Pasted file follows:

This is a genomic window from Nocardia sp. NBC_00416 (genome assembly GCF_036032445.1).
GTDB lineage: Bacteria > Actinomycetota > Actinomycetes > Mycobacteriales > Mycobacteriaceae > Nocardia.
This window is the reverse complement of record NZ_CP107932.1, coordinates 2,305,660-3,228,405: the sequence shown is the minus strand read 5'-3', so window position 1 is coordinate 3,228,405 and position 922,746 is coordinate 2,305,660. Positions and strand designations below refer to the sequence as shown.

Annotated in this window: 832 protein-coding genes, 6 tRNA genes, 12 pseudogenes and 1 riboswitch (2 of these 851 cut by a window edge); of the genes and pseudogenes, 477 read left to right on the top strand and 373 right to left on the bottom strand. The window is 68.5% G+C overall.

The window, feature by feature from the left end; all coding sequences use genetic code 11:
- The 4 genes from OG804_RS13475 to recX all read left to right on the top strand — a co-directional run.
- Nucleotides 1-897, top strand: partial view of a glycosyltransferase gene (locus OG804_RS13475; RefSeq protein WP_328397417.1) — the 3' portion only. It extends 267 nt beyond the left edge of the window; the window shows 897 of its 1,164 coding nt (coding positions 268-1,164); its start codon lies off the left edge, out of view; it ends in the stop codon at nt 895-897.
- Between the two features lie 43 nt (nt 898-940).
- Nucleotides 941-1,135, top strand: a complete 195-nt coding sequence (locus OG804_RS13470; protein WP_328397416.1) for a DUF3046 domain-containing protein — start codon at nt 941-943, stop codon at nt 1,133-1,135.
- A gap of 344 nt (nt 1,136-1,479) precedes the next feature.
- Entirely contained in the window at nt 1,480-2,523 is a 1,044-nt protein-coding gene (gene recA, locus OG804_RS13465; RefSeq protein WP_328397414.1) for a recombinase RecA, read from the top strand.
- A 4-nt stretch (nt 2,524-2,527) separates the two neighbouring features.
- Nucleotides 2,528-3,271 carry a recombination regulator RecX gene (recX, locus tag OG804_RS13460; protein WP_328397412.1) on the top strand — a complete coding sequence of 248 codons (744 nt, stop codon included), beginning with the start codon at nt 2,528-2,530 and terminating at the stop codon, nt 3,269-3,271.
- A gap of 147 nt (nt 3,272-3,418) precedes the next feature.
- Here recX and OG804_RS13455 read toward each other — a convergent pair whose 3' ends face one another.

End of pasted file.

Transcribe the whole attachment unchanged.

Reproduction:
This is a genomic window from Nocardia sp. NBC_00416 (genome assembly GCF_036032445.1).
GTDB lineage: Bacteria > Actinomycetota > Actinomycetes > Mycobacteriales > Mycobacteriaceae > Nocardia.
This window is the reverse complement of record NZ_CP107932.1, coordinates 2,305,660-3,228,405: the sequence shown is the minus strand read 5'-3', so window position 1 is coordinate 3,228,405 and position 922,746 is coordinate 2,305,660. Positions and strand designations below refer to the sequence as shown.

Annotated in this window: 832 protein-coding genes, 6 tRNA genes, 12 pseudogenes and 1 riboswitch (2 of these 851 cut by a window edge); of the genes and pseudogenes, 477 read left to right on the top strand and 373 right to left on the bottom strand. The window is 68.5% G+C overall.

The window, feature by feature from the left end; all coding sequences use genetic code 11:
- The 4 genes from OG804_RS13475 to recX all read left to right on the top strand — a co-directional run.
- Nucleotides 1-897, top strand: partial view of a glycosyltransferase gene (locus OG804_RS13475; RefSeq protein WP_328397417.1) — the 3' portion only. It extends 267 nt beyond the left edge of the window; the window shows 897 of its 1,164 coding nt (coding positions 268-1,164); its start codon lies off the left edge, out of view; it ends in the stop codon at nt 895-897.
- Between the two features lie 43 nt (nt 898-940).
- Nucleotides 941-1,135, top strand: a complete 195-nt coding sequence (locus OG804_RS13470; protein WP_328397416.1) for a DUF3046 domain-containing protein — start codon at nt 941-943, stop codon at nt 1,133-1,135.
- A gap of 344 nt (nt 1,136-1,479) precedes the next feature.
- Entirely contained in the window at nt 1,480-2,523 is a 1,044-nt protein-coding gene (gene recA, locus OG804_RS13465; RefSeq protein WP_328397414.1) for a recombinase RecA, read from the top strand.
- A 4-nt stretch (nt 2,524-2,527) separates the two neighbouring features.
- Nucleotides 2,528-3,271 carry a recombination regulator RecX gene (recX, locus tag OG804_RS13460; protein WP_328397412.1) on the top strand — a complete coding sequence of 248 codons (744 nt, stop codon included), beginning with the start codon at nt 2,528-2,530 and terminating at the stop codon, nt 3,269-3,271.
- A gap of 147 nt (nt 3,272-3,418) precedes the next feature.
- Here recX and OG804_RS13455 read toward each other — a convergent pair whose 3' ends face one another.